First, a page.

This analysis for the Peterson-KFF Health System Tracker illustrates the potential for employer savings if the age of Medicare eligibility were lowered to 60, as proposed by President Biden during the 2020 campaign.
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Vaccine Monitor: 6 in 10 Adults Have Either Gotten a COVID-19 Vaccine or Want To “as Soon as Possible;” “Wait and See” Group Continues To Shrink
Among Those Who Have Not Been Vaccinated, 3 in 10 Are Unsure if They are Eligible Yet; Hispanic Adults and People with Low Incomes More Likely to Be Unsure The latest KFF COVID-19 Vaccine Monitor report finds enthusiasm for getting a COVID-19 vaccine continuing to grow, with roughly 6 in…
This Vaccine Monitor finds a growing share of U.S. adults say they have already gotten at least one dose of the vaccine or want to get vaccinated as soon as possible. It explores vaccine intentions, information gaps, vaccine brand preferences, and tests a variety of potential incentives, messages, and pieces of information that might be used to increase vaccination uptake.
As the COVID-19 pandemic grows, the Centers for Disease Control and Prevention (CDC) and other public health officials recommend that people who are sick should stay home. Benefits such as sick leave and family leave can help employees follow these guidelines; however, the U.S. does not have national standards on paid family or sick leave. The lack of a national policy means some employees are forced to take unpaid leave, or come to work when they are ill, which could have public health consequences.
This data note examines employer-sponsored coverage for same-sex spouses during the first half of 2020, as well as trends over time, and the impact that three Supreme Court cases could have on this coverage.
This interactive map shows the status of all Section 1332 waivers requested by states. The Affordable Care Act (ACA) allows states to apply for innovation waivers to alter key ACA requirements in the individual and small group insurance markets and can be used to shore up fragile insurance markets, address unique state insurance market issues, or experiment with alternative models of providing coverage to state residents.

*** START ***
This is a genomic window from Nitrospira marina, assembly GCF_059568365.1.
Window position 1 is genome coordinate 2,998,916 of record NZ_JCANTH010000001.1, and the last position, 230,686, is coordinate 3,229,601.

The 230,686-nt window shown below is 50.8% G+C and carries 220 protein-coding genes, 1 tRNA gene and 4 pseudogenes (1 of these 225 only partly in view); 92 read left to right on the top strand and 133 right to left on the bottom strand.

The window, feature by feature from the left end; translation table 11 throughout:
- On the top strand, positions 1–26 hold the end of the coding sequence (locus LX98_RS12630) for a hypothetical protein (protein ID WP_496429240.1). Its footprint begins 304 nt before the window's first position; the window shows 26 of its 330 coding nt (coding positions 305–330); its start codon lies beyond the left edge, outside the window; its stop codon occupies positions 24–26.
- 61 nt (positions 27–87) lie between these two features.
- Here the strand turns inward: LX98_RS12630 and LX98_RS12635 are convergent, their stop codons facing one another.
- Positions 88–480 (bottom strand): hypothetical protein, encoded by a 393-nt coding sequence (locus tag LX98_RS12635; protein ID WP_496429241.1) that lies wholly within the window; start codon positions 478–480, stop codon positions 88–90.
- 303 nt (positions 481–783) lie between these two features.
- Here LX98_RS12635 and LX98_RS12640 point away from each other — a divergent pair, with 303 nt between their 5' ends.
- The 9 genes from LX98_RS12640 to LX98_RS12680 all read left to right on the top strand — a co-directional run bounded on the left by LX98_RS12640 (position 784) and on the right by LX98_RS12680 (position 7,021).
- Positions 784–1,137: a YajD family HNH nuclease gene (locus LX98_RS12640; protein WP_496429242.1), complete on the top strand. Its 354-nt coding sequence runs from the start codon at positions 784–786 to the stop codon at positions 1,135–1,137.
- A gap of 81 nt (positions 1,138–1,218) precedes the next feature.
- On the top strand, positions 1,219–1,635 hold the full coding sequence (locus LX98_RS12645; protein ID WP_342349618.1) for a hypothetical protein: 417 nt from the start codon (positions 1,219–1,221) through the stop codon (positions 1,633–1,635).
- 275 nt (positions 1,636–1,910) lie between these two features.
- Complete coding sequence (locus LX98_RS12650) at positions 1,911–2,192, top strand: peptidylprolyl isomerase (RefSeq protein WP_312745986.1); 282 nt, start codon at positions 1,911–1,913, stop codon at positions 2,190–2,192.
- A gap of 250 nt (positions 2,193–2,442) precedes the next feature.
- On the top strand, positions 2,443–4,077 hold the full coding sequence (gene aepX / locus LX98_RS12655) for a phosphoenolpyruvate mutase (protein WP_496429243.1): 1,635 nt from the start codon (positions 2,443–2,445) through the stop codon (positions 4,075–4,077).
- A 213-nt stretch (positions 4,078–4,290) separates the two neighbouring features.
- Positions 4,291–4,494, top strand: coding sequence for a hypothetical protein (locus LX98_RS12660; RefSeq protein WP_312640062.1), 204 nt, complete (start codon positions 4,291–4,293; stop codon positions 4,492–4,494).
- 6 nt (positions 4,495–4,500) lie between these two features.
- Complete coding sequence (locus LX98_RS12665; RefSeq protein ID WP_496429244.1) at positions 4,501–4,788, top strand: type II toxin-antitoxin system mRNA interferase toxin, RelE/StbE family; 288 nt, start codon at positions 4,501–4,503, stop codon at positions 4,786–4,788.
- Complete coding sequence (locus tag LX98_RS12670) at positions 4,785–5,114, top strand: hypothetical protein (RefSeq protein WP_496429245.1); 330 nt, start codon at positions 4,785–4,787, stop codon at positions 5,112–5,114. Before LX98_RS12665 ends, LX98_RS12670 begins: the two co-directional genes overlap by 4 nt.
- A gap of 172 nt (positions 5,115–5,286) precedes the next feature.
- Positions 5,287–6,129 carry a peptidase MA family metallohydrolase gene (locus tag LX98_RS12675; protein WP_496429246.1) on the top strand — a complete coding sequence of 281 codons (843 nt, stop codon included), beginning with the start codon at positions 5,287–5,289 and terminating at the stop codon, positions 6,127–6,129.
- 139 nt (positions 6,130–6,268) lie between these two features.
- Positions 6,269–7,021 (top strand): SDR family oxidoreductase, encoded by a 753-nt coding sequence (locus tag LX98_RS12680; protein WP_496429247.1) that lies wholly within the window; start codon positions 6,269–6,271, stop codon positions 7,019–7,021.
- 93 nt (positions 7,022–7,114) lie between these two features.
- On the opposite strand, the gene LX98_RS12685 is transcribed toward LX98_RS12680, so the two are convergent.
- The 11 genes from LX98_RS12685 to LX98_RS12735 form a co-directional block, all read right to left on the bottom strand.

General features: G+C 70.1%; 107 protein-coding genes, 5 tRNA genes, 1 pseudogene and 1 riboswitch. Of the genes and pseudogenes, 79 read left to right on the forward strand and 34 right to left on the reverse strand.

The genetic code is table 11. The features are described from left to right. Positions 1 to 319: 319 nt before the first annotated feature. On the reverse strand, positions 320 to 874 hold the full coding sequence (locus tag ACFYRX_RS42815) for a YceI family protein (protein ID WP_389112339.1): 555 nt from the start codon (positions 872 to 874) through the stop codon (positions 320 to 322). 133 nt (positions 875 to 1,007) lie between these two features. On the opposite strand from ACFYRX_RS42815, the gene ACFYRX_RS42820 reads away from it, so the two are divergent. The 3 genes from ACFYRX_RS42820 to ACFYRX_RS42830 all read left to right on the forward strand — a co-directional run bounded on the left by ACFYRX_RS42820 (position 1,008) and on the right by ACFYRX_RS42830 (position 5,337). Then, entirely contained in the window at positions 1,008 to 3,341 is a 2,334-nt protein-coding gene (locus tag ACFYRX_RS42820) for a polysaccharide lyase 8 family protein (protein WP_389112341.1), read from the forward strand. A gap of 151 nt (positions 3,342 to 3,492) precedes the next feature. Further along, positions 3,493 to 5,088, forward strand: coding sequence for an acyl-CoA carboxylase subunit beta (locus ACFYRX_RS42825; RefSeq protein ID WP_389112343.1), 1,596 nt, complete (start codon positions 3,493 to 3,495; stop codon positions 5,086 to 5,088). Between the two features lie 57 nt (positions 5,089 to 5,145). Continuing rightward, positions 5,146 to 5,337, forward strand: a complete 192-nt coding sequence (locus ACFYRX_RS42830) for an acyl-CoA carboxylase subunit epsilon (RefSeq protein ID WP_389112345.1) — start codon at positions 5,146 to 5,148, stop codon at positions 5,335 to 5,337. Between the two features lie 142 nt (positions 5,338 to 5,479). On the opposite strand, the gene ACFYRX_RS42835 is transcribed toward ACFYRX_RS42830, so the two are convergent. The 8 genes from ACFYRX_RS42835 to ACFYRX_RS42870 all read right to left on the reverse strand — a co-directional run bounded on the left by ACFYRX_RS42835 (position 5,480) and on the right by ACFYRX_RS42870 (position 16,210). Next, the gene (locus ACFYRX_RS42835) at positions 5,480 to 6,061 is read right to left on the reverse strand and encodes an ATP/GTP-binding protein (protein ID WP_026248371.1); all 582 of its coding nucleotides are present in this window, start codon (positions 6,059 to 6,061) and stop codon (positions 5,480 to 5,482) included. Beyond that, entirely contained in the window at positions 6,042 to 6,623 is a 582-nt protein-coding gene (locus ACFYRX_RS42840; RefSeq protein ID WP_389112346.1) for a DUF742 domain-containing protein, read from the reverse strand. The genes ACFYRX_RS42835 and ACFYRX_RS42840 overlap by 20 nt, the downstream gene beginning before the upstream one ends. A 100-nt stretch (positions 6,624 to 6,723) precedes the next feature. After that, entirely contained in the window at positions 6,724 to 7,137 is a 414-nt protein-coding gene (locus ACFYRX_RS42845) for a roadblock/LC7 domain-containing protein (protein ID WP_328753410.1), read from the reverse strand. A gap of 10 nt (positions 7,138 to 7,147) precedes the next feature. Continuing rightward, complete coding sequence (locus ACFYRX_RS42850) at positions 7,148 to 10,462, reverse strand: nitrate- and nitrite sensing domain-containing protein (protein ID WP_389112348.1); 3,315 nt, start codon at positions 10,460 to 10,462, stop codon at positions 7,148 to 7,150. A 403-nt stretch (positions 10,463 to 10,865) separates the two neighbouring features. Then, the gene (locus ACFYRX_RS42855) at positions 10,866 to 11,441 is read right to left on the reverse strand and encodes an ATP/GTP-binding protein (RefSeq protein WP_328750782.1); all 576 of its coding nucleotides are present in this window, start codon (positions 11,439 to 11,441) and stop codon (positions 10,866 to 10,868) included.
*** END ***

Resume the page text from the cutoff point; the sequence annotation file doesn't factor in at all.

This graphing tool allows users to explore trends in workplace-sponsored health insurance premiums and worker contributions over time for different categories of employers based on results from the annual Employer Health Benefits Survey. Breakouts are available by firm size, region and industry, as well as for firms with relatively few or many part-time workers, higher- or lower-wage workers, and older or younger workers.
Average Family Premiums Rose 4% to $21,342 in 2020, Benchmark KFF Employer Health Benefit Survey Finds
San Francisco – Annual family premiums for employer-sponsored health insurance rose 4% to average $21,342 this year, according to the 2020 benchmark KFF Employer Health Benefits Survey. On average, workers this year are contributing $5,588 toward the cost of family coverage, with employers paying the rest. The survey was conducted…
This annual survey of employers provides a detailed look at trends in employer-sponsored health coverage, including premiums, employee contributions, cost-sharing provisions, offer rates, wellness programs, and employer practices. Annual premiums for employer-sponsored family health coverage reached $21,342 this year, up 4% from last year, with workers on average paying $5,588 toward the cost of their coverage.